Garden Cress, also known as Lepidium sativum, is an edible herb that is native to the Mediterranean region and is commonly grown in Europe, Asia, and parts of Africa. This herb is a part of the mustard family and is a quick-growing, annual plant that can reach up to 60 cm in height. It is also known by other names such as watercress, mustard cress, peppergrass, and cress.

Garden Cress has been a staple in human diets for centuries, being used for its nutritional benefits, versatility, and zesty flavor. The leaves, stems, and seeds of this herb are all edible, and they can be consumed raw or cooked. The leaves are rich in vitamins A and C, calcium, and iron, making them a nutritious addition to salads, sandwiches, and soups. The seeds, on the other hand, are a great source of protein, and they can be used to make a spicy condiment or added to dishes as a garnish.

One of the most significant benefits of garden cress is its high content of iron. This mineral is essential for the production of hemoglobin, which carries oxygen in the blood. For this reason, garden cress is often recommended for people with anemia, as well as for women who are pregnant or menstruating, as they are more susceptible to iron deficiencies.

Garden Cress is also known for its medicinal properties. The leaves and seeds of the plant contain antioxidants, anti-inflammatory compounds, and phytochemicals that have been shown to have a range of health benefits. For example, garden cress has been used to treat respiratory problems, such as coughs and colds, as well as digestive problems, such as constipation and bloating. It is also believed to have a positive effect on cardiovascular health, as it is believed to lower blood pressure and improve circulation.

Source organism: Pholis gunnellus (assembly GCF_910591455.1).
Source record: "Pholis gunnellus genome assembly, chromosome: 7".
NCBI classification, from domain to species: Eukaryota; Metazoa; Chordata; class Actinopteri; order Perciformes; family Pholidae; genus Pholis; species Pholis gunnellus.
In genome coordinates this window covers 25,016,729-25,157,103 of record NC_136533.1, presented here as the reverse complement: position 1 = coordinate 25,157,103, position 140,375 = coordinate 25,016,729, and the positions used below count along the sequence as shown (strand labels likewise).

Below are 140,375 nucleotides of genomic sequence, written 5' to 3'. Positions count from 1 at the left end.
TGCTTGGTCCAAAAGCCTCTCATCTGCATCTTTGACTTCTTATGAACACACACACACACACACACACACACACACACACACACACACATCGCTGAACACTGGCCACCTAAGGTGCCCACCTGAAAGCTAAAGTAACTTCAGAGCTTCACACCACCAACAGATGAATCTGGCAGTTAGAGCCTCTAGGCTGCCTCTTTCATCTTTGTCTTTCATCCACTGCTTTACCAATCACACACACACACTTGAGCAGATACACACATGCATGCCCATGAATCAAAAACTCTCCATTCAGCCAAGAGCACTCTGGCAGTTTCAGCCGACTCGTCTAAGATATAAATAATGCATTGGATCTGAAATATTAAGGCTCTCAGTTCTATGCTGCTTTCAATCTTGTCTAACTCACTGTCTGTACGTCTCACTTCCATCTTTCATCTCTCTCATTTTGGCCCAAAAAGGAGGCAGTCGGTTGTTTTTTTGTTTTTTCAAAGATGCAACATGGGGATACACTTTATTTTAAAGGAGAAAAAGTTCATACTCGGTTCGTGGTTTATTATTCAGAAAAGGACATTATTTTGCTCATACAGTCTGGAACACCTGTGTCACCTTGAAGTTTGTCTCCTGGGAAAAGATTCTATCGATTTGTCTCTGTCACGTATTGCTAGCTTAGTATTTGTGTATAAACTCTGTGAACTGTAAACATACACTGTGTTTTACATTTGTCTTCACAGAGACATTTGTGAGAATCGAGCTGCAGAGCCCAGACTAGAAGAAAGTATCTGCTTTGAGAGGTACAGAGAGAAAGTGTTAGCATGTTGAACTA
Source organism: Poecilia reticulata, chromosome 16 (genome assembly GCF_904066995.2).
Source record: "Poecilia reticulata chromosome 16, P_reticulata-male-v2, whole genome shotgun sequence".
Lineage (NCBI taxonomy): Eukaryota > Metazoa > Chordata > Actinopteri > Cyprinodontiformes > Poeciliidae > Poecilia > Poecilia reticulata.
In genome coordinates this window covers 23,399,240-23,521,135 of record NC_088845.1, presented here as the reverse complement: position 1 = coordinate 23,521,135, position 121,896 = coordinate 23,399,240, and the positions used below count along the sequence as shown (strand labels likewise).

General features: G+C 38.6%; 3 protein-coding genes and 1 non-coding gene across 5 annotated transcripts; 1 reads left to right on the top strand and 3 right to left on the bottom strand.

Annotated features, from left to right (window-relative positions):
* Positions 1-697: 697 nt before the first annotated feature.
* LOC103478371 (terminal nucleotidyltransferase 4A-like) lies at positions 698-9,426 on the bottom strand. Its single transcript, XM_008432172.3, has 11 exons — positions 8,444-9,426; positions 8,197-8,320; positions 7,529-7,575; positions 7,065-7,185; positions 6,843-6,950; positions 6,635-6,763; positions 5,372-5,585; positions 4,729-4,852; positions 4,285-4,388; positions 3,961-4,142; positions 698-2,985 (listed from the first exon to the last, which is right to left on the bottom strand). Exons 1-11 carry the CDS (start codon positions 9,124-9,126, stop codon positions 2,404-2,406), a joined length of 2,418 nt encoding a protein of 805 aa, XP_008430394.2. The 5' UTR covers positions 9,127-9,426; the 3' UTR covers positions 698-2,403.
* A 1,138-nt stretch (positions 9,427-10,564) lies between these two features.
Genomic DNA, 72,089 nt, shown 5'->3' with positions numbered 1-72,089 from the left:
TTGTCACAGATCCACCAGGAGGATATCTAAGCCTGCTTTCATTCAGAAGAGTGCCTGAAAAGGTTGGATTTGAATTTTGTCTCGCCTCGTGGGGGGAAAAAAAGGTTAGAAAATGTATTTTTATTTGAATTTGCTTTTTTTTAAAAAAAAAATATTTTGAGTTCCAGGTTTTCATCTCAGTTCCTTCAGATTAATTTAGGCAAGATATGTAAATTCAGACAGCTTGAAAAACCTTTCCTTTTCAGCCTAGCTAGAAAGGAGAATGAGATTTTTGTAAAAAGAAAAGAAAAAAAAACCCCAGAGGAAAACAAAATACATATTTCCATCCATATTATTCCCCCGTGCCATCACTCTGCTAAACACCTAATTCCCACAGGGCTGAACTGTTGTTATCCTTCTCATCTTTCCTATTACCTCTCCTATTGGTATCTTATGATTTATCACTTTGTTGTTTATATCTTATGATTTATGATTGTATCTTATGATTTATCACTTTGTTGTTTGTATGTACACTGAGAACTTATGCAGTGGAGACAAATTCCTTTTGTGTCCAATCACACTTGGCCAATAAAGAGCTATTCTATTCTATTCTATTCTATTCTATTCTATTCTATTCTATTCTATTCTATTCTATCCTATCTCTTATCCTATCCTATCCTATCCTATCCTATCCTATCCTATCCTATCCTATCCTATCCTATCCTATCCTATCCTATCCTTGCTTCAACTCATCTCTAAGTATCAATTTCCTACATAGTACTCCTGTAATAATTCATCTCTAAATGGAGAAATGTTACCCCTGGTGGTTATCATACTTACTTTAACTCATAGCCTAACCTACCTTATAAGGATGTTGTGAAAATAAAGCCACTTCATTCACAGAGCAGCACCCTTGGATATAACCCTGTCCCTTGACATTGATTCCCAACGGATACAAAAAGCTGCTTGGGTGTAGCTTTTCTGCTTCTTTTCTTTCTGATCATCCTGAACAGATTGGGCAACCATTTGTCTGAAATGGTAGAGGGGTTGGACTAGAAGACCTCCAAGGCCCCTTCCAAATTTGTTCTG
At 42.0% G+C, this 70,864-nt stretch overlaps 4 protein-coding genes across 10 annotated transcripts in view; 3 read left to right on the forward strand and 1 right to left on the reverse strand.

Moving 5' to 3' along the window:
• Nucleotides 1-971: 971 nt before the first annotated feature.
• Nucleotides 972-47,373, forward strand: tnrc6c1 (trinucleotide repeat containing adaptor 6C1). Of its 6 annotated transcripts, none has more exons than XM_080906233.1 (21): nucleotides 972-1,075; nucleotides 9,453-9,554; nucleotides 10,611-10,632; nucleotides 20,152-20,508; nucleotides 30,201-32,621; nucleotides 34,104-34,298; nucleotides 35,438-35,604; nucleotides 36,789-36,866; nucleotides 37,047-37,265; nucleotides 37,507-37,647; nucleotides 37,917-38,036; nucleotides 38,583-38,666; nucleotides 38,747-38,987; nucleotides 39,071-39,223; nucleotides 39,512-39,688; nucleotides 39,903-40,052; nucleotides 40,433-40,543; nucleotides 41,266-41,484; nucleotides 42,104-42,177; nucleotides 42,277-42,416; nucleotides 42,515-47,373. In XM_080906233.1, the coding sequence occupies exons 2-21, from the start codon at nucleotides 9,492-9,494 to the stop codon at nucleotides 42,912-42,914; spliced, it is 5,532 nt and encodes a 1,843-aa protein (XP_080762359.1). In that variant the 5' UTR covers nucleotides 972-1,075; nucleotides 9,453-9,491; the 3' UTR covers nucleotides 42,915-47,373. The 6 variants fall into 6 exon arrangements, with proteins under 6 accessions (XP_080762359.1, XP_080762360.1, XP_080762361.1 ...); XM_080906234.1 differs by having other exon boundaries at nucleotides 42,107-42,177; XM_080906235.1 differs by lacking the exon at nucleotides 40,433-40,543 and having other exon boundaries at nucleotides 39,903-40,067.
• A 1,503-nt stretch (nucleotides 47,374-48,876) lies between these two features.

Garden Cress is a nutritious and versatile herb that is an excellent addition to any diet. Its zesty flavor, high content of vitamins and minerals, and numerous health benefits make it a popular ingredient in many cuisines around the world. Whether you are looking to add some extra nutrition to your meals or simply want to try something new, garden cress is definitely worth considering.

Aside from its culinary and medicinal uses, garden cress is also a popular plant for ornamental purposes. Its delicate, green leaves and small white flowers make it a great addition to any garden, and it can be grown in a variety of soils, making it a low-maintenance plant. It is also an excellent choice for hydroponic gardening, as it can be grown in water without soil.

Growing garden cress is relatively easy, and it can be done both indoors and outdoors. It is a fast-growing plant and can be ready to harvest within just a few weeks of planting. When growing garden cress indoors, it is important to provide the plant with plenty of sunlight and to keep the soil moist. Outdoors, it can be grown in full sun or partial shade, and it prefers well-drained soil that is rich in organic matter.

One of the great things about garden cress is that it can be grown all year round, which makes it an excellent source of fresh greens, no matter the season. It is also a great plant for beginners, as it is very easy to care for and is low maintenance. Whether you are looking for a nutritious addition to your diet or a beautiful plant to brighten up your garden, garden cress is definitely worth considering.

Garden cress is a multi-functional herb that is not only delicious but also packed with health benefits. Whether you are looking to add some extra nutrition to your meals, grow your own herbs, or simply enjoy a tasty and healthy snack, garden cress is a great choice.

Distribution Map

Reproduced by kind permission of the BSBI.